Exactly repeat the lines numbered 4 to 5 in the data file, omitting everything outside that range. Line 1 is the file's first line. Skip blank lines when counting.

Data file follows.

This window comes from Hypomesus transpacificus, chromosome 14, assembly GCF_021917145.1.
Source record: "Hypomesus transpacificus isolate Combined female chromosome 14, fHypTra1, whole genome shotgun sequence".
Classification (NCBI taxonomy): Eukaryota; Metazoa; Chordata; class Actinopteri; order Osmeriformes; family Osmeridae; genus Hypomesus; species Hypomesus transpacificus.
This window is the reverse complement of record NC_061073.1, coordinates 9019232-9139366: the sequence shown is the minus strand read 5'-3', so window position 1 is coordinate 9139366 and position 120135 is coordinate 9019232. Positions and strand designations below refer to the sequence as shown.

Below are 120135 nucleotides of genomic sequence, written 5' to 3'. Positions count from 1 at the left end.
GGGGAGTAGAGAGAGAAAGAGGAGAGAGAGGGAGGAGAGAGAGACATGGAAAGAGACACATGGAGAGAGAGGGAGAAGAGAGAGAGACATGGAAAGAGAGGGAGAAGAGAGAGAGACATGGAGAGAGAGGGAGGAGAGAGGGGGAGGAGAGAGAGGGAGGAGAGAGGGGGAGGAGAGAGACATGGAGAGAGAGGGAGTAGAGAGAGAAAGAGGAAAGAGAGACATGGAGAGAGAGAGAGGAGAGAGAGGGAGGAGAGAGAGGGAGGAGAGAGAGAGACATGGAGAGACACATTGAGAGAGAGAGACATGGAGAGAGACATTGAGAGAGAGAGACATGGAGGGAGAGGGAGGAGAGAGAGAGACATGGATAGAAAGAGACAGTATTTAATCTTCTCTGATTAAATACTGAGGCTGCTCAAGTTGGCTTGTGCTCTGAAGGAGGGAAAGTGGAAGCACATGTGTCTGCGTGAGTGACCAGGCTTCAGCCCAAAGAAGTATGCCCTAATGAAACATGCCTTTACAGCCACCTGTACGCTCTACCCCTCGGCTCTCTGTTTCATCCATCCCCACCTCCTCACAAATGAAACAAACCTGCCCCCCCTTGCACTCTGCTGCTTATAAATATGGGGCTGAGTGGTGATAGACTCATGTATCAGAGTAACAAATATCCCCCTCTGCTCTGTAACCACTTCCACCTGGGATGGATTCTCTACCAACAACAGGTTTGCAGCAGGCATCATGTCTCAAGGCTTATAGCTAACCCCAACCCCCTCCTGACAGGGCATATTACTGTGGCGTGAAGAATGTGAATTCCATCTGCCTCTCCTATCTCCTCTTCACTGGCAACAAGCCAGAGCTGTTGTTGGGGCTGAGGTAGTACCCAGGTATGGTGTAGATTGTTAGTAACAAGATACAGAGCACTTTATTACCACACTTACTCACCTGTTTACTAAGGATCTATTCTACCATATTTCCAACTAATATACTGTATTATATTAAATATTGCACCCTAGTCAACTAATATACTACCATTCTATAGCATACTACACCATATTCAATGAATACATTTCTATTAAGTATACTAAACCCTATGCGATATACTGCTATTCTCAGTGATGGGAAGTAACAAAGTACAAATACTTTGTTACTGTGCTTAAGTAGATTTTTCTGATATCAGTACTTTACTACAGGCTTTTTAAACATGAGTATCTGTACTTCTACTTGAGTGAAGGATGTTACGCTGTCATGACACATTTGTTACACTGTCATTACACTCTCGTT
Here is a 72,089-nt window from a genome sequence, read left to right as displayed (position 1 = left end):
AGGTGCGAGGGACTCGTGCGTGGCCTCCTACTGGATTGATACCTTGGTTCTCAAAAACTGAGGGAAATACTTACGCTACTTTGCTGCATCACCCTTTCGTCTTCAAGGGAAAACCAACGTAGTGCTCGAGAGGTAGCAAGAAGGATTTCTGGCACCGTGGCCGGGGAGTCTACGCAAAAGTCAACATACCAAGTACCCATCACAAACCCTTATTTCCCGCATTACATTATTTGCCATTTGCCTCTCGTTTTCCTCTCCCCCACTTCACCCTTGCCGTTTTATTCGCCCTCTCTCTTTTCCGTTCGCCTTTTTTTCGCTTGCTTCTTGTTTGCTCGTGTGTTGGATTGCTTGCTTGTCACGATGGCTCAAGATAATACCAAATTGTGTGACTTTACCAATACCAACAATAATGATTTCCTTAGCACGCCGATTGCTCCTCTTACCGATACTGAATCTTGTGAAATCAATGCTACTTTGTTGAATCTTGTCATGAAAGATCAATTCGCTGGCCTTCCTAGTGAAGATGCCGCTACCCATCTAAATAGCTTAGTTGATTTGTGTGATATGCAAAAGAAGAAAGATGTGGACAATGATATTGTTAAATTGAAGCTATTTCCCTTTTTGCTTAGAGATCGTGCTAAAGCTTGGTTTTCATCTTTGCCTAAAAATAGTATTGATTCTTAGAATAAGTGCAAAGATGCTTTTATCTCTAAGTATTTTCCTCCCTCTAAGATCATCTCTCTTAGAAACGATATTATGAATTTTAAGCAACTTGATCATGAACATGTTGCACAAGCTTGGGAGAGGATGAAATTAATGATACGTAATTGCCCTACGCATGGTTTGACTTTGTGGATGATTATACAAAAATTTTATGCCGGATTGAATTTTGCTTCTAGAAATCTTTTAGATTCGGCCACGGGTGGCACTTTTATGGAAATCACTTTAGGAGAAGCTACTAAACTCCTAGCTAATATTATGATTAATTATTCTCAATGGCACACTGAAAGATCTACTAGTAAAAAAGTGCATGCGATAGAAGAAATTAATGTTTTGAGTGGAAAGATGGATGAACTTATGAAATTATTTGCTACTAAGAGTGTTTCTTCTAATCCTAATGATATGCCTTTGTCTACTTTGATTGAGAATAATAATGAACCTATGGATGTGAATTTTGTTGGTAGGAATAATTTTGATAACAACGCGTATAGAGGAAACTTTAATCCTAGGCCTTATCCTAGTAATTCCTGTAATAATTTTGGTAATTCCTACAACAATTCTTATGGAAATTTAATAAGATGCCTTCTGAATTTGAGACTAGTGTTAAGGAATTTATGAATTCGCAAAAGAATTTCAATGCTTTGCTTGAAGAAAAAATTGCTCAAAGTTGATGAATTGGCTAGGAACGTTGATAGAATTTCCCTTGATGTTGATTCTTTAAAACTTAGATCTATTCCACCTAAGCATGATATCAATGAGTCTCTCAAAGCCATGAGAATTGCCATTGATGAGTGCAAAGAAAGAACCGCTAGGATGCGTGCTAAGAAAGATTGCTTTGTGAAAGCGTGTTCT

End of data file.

This window is the reverse complement of record NC_061073.1, coordinates 9019232-9139366: the sequence shown is the minus strand read 5'-3', so window position 1 is coordinate 9139366 and position 120135 is coordinate 9019232. Positions and strand designations below refer to the sequence as shown.

Below are 120135 nucleotides of genomic sequence, written 5' to 3'. Positions count from 1 at the left end.